And while I'm doing the stay-at-home mom gig as long as we can hack it financially (um, starting Sunday--still at the university until Saturday morning meeting with thesis advisor and I'm not counting down at all, nononono), I know it would not be possible for me to homeschool the little bug. I do like the concept of unschooling... and I hope to provide a balance between her experiences in public school and her learning at home, for herself, because that's the best part of learning.

    I think it's important for you to mourn, though. I mourned my C-section like nobody's business. I watched She's Having a Baby the other night (please, don't ask why, other than I'm a stay at home mom with RLS, so I get insomnia sometimes) and cried--not because of anything other than the C-section at the end. So I guess I'm still mourning like an idiot. But I'm just promoting the fact that you go and feel all you need to feel when life's a-changing. And know that everyone feels like a failed girl in some way once in a while.

    Also know that I think you are super-awesome-fantastic-and-wonderful and I wish I were as spitfire-ish and had such a clever and quirky voice. Sending a world of love to you.

  2. i appreciate that world of love like nothing else.... I left my moral compass in Wisconsin, and she was one of the key players in convincing me that a paradigm shift is not necessarily an admission of failure and she said (re other things), "emotions are real and we have to acknowledge them but it doesn't mean that they are right or need to be acted upon."

  3. and the problem (there's many, but this one) is that I'm an idealist and when my foe reality rears her ugly head and forces compromise, I lose it a bit....

  4. Indeed: I think it's not the actual failure but the feeling like one that strikes a chord, probably because that word, that very one, has been such an awful taunt for me, and I think I have all those ooey gooey poetry feelings about things--like making sure you mourn a decision that you didn't want to go with. Compromise, or picking the "lesser of two evils," is certainly a nasty situation. One wishes that one's wants / goals are executed perfectly. I didn't realize what a perfectionist I was until that f-word surfaced. And when I look back on these months, just as you will, things will shift. Memory has a way of warping things strangely, which is probably why I try to write so much in the moment as opposed to reflectively; the truth, the honesty eeks out. Unless that's a good thing.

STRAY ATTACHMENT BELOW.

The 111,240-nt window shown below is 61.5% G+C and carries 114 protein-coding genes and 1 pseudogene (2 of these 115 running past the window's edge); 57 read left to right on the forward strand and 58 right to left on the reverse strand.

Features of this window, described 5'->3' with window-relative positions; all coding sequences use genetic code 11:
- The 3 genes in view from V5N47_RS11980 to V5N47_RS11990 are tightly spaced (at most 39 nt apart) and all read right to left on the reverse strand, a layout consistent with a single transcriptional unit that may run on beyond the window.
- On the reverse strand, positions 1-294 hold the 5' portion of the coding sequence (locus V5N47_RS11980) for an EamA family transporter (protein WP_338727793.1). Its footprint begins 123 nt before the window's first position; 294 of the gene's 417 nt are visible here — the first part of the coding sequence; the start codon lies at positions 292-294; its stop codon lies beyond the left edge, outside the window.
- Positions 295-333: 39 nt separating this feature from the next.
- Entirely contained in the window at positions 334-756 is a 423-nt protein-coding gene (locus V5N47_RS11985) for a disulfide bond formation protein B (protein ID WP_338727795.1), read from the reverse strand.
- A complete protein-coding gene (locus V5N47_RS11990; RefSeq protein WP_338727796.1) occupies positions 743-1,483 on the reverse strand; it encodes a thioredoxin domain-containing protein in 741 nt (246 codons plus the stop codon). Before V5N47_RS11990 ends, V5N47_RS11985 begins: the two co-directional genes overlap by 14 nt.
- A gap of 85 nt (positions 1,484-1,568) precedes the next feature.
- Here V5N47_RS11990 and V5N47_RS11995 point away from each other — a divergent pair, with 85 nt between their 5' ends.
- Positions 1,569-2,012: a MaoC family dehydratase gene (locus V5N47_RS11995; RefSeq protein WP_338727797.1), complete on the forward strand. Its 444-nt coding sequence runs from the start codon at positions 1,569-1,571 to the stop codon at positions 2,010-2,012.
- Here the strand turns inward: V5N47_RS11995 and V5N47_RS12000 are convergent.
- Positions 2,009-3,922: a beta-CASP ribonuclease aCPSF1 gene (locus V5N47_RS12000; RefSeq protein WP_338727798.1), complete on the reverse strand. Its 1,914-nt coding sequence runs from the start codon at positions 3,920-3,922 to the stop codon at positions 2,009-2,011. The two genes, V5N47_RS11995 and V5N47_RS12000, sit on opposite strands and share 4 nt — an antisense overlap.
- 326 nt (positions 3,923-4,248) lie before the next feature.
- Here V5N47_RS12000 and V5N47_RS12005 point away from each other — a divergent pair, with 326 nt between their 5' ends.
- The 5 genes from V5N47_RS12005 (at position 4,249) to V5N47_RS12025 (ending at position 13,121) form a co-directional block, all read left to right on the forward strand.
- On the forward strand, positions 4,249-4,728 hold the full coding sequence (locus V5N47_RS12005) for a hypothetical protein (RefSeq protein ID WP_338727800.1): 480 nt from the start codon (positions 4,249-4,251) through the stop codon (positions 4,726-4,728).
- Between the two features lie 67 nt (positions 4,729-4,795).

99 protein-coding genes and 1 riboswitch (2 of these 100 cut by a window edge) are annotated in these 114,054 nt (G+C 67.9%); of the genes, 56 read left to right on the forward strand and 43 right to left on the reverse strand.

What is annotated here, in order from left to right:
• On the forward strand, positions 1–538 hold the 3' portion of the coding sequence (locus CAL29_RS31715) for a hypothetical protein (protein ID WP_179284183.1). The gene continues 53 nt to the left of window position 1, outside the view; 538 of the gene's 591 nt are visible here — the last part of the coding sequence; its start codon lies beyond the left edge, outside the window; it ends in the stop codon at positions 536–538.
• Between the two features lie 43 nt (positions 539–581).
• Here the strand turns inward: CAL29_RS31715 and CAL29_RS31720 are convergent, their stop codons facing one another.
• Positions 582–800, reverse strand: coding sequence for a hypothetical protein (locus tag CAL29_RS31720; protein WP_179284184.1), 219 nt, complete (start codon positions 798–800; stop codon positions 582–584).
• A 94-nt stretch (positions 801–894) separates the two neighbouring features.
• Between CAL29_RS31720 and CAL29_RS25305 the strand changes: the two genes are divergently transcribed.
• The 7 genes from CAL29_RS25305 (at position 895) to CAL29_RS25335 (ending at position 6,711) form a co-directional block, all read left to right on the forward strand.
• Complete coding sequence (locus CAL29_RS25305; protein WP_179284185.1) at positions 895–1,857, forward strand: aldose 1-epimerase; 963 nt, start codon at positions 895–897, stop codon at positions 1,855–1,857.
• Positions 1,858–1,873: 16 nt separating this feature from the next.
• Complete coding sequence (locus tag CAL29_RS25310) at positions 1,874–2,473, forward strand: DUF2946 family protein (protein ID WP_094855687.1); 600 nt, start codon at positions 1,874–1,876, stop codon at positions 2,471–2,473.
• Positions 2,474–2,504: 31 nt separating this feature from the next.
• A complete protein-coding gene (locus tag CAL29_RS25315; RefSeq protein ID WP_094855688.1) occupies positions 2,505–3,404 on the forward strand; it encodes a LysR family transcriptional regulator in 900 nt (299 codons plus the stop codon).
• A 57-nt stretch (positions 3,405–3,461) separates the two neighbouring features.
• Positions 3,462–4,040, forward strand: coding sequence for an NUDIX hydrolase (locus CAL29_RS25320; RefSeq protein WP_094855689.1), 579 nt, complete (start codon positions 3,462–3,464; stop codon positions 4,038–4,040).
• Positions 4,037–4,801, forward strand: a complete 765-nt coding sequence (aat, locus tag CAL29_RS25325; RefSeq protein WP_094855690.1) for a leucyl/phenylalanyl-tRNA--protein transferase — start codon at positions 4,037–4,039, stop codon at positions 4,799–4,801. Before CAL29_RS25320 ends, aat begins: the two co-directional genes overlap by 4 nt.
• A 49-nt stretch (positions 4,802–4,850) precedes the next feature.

And I know that, with putting family first, other decisions become harder. Deciding to have a c-section was hard for me because I so desperately wanted the vaginal birth story. My friend Swati pointed out that I had made the first decision in parenting--that I had to put the baby first. And it's true. Figuring out what's best for the baby, so to speak, is not always so easy. Things don't always match up right. And that is frustrating.

    I agree with your friend in that it's not an admission of failure--and that emotions are real and we have to acknowledge them but it doesn't mean they need to be acted up... not quite sure about the 'right' part, since that's tricky. (What makes an emotion 'wrong'? I'm sure you could go to the extremes, the perverts and the cruel people and say those emotions are wrong.)

    Anyway, semantics. The point is this: I'm thinking of you. And knowing that with a family as charming and compelling as yours, things will go well.

    Also, if you ever happen to move back to the Midwest, you'd make a lot of people happy. :)